2. Materials and Methods

2.1. Plant Material and Tissue Culture Conditions

Two potato genotypes were compared: Solanum verrucosum genotype 1/3/3/15 (Ver54, diploid, 2n=2x=24) and Solanum tuberosum (cv. Desirée, tetraploid, 2n=4x=48), both were supplied to the FAO/IAEA Plant Breeding and Genetics Laboratory, Seibersdorf, Austria as in vitro cuttings from The James Hutton Institute, Invergowrie, UK. The cuttings were micro-propagated as single node sub-cultures on MS basal medium [24] supplemented with 2% sucrose and 0.18% gelrite as a gelling agent. Developing shoots were sub-cultured every 2 - 3 weeks and maintained in controlled environment conditions with 16 hours fluorescent light (65 μmol/m2/s; using Cool White fluorescent tubes, Philips TLP 36/86, Philips, Amsterdam, the Netherlands) at 22˚C ± 2˚C. Rounds of sub-culturing continued until sufficient plant material was available for mutation induction (about 1,000 plantlets with 3-5 nodes each).

In order to investigate ploidy and genotype responses to micro-tuber production following gamma irradiation, single node cuttings with a subtending leaf were transplanted to a micro-tuber induction medium containing MS basal nutrients supplemented with 4mg/l Kinetin, 8% sucrose and 0.18% gelrite (optimal tuberization medium). The pH was adjusted to 5.8. Cultures were incubated in the dark at 22˚C ± 2˚C and micro-tubers were harvested or subjected to radiation sensitivity evaluations after 6 weeks of incubation.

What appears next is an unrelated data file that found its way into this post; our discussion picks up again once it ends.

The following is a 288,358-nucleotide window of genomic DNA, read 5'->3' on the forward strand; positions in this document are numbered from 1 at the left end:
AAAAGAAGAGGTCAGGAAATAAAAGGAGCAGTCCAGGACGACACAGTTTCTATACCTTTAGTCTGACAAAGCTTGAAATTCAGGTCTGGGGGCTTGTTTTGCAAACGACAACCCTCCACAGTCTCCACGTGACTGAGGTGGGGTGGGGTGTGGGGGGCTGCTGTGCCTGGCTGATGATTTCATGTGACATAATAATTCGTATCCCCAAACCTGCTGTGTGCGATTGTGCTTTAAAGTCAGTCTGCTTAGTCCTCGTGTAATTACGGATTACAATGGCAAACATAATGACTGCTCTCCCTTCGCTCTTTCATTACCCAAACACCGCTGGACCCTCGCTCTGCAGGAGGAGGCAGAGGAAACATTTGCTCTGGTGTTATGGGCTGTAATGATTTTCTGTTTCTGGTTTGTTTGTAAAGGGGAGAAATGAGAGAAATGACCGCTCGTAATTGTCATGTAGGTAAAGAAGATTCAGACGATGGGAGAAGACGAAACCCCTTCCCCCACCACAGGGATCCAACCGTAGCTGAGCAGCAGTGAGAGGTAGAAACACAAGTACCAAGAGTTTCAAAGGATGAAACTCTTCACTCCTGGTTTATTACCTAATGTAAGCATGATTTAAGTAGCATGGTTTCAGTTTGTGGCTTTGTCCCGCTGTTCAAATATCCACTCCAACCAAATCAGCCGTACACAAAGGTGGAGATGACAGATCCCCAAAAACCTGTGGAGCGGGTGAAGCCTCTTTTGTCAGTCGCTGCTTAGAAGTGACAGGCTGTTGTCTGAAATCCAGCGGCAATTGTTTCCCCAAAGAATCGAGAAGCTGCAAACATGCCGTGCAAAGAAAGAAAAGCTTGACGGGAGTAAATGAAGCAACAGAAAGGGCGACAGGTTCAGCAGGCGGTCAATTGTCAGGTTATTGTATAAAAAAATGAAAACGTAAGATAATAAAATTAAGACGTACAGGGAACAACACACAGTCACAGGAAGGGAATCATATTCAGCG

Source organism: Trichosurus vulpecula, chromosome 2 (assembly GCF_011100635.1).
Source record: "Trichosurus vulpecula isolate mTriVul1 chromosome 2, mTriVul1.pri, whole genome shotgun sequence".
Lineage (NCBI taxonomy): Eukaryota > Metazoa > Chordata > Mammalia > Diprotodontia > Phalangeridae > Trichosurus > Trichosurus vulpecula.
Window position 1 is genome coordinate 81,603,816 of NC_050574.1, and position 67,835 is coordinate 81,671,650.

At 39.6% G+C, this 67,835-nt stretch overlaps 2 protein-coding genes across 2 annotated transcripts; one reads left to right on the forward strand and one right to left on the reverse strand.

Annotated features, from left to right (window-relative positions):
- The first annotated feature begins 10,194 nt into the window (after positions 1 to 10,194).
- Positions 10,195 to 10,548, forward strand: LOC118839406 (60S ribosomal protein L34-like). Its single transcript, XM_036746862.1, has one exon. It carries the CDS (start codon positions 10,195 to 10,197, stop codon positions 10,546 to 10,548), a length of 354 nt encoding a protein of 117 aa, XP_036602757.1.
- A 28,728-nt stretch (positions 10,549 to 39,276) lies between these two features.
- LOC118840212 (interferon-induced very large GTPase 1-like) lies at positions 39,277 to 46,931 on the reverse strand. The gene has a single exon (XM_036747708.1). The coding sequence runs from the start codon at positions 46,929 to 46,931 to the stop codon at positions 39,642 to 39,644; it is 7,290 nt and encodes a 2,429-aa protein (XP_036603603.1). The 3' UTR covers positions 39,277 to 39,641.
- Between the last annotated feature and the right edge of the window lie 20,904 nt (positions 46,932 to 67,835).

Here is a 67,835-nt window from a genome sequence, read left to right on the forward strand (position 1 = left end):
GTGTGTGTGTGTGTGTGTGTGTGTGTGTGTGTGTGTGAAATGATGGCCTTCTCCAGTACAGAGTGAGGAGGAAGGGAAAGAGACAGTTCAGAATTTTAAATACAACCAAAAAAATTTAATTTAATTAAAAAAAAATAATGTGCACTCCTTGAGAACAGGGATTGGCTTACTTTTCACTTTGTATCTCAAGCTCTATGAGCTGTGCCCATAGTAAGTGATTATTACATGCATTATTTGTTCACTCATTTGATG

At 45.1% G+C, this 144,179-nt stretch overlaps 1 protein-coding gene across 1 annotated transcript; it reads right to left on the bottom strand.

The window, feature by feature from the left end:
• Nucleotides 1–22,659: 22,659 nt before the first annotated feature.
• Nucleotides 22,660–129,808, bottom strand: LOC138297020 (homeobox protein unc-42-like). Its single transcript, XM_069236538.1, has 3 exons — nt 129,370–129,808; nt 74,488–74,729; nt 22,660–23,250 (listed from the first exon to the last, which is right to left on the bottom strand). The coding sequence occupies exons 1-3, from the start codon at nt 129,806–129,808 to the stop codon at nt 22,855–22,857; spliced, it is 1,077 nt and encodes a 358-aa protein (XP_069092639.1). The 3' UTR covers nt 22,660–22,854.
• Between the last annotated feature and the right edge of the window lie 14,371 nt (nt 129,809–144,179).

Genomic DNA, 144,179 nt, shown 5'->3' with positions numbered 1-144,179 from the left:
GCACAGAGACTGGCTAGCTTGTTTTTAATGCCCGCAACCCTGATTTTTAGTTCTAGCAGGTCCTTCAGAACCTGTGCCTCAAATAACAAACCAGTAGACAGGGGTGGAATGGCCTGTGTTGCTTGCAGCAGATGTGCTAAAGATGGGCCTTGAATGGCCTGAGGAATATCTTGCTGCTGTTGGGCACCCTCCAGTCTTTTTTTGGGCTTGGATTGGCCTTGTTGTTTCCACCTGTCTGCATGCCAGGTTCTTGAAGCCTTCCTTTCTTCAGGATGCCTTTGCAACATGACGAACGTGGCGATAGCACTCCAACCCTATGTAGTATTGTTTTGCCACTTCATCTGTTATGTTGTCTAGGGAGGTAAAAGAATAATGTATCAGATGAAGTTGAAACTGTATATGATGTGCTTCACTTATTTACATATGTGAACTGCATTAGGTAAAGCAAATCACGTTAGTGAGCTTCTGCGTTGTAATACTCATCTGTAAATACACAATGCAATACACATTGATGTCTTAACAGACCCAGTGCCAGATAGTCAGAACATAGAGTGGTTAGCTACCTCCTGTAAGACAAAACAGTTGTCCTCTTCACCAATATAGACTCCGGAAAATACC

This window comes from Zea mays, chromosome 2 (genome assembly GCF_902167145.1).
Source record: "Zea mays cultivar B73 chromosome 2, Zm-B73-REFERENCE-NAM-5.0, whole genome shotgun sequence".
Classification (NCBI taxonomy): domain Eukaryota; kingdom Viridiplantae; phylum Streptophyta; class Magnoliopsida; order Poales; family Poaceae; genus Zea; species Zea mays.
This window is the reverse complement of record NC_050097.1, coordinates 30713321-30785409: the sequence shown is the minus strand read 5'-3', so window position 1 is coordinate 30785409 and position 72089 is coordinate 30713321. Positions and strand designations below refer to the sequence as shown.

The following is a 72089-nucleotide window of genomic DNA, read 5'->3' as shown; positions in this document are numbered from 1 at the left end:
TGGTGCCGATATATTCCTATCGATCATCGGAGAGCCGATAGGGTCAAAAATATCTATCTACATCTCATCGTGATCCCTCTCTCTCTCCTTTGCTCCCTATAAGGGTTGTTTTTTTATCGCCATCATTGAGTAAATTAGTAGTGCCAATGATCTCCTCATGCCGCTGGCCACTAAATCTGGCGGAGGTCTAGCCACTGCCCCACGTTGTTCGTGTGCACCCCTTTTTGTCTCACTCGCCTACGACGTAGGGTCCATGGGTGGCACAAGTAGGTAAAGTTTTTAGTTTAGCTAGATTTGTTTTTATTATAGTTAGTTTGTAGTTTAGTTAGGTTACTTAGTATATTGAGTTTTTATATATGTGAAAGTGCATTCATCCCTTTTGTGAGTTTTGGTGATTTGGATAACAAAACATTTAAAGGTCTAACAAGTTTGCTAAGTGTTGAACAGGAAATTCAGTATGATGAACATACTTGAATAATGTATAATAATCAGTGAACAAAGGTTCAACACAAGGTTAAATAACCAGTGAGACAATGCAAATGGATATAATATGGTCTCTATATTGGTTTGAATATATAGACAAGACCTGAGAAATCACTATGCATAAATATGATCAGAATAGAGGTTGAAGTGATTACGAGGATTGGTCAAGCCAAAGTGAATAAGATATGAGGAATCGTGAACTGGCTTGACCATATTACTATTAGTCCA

2.2. Irradiation Methods

Gamma irradiation treatments were carried out on nodal cuttings with a single leaf. A radio-active cobalt-60 (gamma source) with a low and high emission rates were used to determine the optimal dosage for mutation induction and subsequent tuberization. The LD30 and LD50 (30% and 50% lethality dose) levels were determined after exposing cuttings to a range of irradiation doses and then determining micro-tuber production using methods described by Mba et al. [25] . Additionally, the GR30 and GR50 (30% and 50% growth reduction dose) were estimated based on the micro-tuber size and weight. Different gamma dose rates from three different Gamma-cells of varying radio-activity (1.8, 7.07 and 139 Gy/min) were used to assess the effects of gamma irradiation on the micro-tubers (M1V2) produced from the two genotypes (Table 1).